City calculating how much ice storm cleanup will cost

City staff say it could take up to a month to clean up the city after last week's ice storm. But no word yet on how much it will cost taxpayers.
John McDonald at East 45th and Lupin Avenue didn't lose power but three trees came down in his yard. (Samantha Craggs/CBC)

The city expects post-ice storm cleanup to last for the next month, but the cost is still unknown.

Forestry crews are out on Monday clearing and chopping up branches in the areas hardest hit by last week’s wicked weather, said Mike Kirkopolous, the city’s manager of communications.

There have been 2,244 requests for cleanup since rain and snow turned to ice last Saturday night.

“Most efforts are being paid where most of the damage is,” he said.

Crews are focusing on the central and east Mountain and Flamborough — which Coun. Judi Partridge of Ward 14 was pleased to hear.

I’ve never seen anything like it.- Coun. Judi Partridge.

“It’s a mess,” she said of her ward, particularly Carlisle, Millgrove and Freelton. “The damage is so overwhelming.”

Looking out into her own backyard in Carlisle, Partridge described huge fallen branches piled along her property line. Out the front window, a six-metre line of branches piled more than a metre high waits for pick-up crews.

“Still today, the buzz saws are going,” she said. “This isn’t something we’re able to pick up in a few hours.”

Despite Kirkopolous’s clean-up projection of about a month, Partridge believes it’s going to take longer than that.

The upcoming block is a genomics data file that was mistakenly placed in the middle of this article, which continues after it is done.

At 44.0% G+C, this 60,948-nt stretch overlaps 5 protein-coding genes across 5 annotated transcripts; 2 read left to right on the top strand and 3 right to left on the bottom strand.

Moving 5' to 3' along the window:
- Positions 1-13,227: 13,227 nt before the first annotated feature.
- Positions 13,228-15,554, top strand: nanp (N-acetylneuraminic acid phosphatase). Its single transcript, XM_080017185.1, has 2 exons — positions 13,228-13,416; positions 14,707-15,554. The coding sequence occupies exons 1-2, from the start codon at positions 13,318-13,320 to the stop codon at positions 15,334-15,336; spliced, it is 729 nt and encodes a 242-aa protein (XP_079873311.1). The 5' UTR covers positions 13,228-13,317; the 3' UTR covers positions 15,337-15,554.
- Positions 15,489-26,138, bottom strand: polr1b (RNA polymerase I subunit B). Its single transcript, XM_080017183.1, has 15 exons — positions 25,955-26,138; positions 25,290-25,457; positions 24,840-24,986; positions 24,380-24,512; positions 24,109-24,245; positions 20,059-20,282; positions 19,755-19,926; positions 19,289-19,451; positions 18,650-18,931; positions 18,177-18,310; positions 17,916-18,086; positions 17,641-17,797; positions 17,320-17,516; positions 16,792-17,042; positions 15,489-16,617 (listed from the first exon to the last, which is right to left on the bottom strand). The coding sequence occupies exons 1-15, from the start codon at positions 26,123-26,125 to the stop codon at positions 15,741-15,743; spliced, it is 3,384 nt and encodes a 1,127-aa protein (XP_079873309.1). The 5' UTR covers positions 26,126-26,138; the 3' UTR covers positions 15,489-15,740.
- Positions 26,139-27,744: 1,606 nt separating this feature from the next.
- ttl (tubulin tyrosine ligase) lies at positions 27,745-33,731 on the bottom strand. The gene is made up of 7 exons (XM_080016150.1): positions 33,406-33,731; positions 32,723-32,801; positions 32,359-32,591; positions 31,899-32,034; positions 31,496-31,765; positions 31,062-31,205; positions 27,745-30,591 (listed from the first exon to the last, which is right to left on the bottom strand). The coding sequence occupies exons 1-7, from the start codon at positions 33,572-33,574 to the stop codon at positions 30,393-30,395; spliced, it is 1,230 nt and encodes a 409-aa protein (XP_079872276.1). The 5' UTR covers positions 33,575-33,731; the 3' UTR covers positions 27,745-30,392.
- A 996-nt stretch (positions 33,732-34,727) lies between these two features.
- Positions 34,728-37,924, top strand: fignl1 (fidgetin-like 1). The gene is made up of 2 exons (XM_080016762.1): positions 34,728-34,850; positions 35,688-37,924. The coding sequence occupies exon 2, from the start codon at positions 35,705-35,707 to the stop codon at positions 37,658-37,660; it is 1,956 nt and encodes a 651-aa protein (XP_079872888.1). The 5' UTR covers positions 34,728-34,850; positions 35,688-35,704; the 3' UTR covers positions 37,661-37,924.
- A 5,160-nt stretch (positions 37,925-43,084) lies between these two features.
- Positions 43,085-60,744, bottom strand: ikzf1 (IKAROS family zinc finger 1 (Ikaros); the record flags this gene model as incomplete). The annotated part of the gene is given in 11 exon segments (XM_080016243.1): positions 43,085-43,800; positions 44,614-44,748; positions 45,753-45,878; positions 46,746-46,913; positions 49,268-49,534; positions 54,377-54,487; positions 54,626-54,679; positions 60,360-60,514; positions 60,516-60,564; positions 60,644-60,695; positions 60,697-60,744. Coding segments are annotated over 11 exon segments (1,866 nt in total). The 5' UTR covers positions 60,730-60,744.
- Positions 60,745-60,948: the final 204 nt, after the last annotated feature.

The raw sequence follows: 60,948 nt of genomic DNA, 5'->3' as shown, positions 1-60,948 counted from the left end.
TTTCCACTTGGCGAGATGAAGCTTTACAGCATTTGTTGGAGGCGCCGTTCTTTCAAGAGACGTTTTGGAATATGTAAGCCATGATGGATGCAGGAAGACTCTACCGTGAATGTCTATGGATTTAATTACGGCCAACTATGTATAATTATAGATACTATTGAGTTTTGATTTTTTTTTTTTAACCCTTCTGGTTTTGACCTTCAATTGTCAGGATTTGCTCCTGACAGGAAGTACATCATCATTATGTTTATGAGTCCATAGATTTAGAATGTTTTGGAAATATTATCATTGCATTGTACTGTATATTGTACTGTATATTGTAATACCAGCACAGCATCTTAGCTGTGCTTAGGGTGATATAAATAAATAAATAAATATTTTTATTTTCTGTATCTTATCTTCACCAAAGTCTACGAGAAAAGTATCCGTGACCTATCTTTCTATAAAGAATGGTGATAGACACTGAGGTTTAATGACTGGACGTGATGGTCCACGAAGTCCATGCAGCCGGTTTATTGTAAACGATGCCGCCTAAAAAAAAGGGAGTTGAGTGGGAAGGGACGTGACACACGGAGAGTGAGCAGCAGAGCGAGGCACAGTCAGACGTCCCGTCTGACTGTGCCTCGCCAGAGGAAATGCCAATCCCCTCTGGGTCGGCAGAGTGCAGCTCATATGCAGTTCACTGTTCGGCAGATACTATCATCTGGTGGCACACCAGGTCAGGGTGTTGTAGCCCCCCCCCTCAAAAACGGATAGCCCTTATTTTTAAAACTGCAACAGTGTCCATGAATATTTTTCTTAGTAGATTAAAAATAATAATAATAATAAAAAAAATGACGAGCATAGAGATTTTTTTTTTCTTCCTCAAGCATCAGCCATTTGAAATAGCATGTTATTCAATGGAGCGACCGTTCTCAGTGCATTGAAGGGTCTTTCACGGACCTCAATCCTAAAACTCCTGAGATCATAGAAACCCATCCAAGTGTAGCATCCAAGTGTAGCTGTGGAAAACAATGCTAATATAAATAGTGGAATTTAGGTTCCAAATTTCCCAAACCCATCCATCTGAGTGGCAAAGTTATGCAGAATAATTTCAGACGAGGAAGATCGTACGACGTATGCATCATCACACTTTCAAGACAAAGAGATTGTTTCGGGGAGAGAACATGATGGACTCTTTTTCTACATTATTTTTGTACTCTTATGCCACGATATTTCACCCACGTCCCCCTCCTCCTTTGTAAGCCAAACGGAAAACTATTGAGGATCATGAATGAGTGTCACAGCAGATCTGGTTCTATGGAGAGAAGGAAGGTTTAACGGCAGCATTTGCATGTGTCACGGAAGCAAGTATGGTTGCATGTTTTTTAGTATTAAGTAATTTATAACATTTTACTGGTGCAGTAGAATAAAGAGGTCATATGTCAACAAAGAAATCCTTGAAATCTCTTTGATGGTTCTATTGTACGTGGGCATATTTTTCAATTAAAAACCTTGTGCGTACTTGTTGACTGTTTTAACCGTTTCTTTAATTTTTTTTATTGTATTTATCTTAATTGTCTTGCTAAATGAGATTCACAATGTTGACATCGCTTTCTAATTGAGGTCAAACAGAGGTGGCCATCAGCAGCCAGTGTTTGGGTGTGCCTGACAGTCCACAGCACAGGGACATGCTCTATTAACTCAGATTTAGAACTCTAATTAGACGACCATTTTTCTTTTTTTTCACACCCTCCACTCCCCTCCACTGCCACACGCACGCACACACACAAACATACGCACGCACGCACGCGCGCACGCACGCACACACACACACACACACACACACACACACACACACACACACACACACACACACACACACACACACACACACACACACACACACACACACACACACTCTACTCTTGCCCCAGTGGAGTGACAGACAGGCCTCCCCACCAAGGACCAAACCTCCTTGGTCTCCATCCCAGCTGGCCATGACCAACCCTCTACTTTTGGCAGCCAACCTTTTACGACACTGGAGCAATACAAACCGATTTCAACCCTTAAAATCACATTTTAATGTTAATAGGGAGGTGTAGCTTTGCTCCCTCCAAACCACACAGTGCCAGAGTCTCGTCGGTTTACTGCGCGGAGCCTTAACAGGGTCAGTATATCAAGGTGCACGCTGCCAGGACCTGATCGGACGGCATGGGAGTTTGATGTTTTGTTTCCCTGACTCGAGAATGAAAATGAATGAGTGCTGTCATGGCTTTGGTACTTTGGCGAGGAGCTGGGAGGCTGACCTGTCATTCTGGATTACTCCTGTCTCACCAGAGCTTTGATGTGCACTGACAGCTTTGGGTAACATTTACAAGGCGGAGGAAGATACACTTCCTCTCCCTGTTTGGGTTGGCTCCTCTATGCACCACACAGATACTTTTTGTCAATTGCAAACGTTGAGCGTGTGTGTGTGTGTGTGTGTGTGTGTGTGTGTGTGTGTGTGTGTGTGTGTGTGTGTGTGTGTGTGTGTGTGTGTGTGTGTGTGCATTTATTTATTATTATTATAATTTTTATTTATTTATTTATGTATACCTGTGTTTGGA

“I’ve never seen anything like it,” she said.

Some of Partridge’s constituents just had their power restored Sunday, leaving them in the dark for a full week. But her residents are in good spirits.

“People are banding together and cleaning up,” Partridge said.

They have also found creative ways to slow-cook a pot roast on the barbecue. They ate by candlelight.

“It’s humbling,” she said.

Kirkopolous said the city isn’t sure how much clean up will ultimately cost. Toronto projects that each day of cleanup is costing the city about $1 million.

“We’re in the process of pulling that together,” he said. “We’re still in preliminary stages.”

Horizon Utilities, who had employees working around the clock and hired extra contractors to remove tree branches, also won’t ballpark a cost to date, said spokesperson Larry Roberts.

Kirkopolous said the city will look into how much, if any, funding Hamilton can get from the province.

Coun. Sam Merulla also gave notice of motion Monday to ask city staff to determine if Hamilton is eligible for funding under the Ontario Disaster and Relief Assistance Program.

City crews will pick up collected branches placed curb side that are 1.2 metres (four feet) or shorter and seven centimetres in diameter or smaller. Pick up for storm debris will continue for as long as needed, Partridge said.

If branches are larger than the specifications, Kirkopolous said residents can call 546-CITY and request a pick-up from forestry crews.

Waste collection won’t happen on New Year’s Day (Wednesday), but any garbage or tree debris will be picked up the day after your scheduled day this week.


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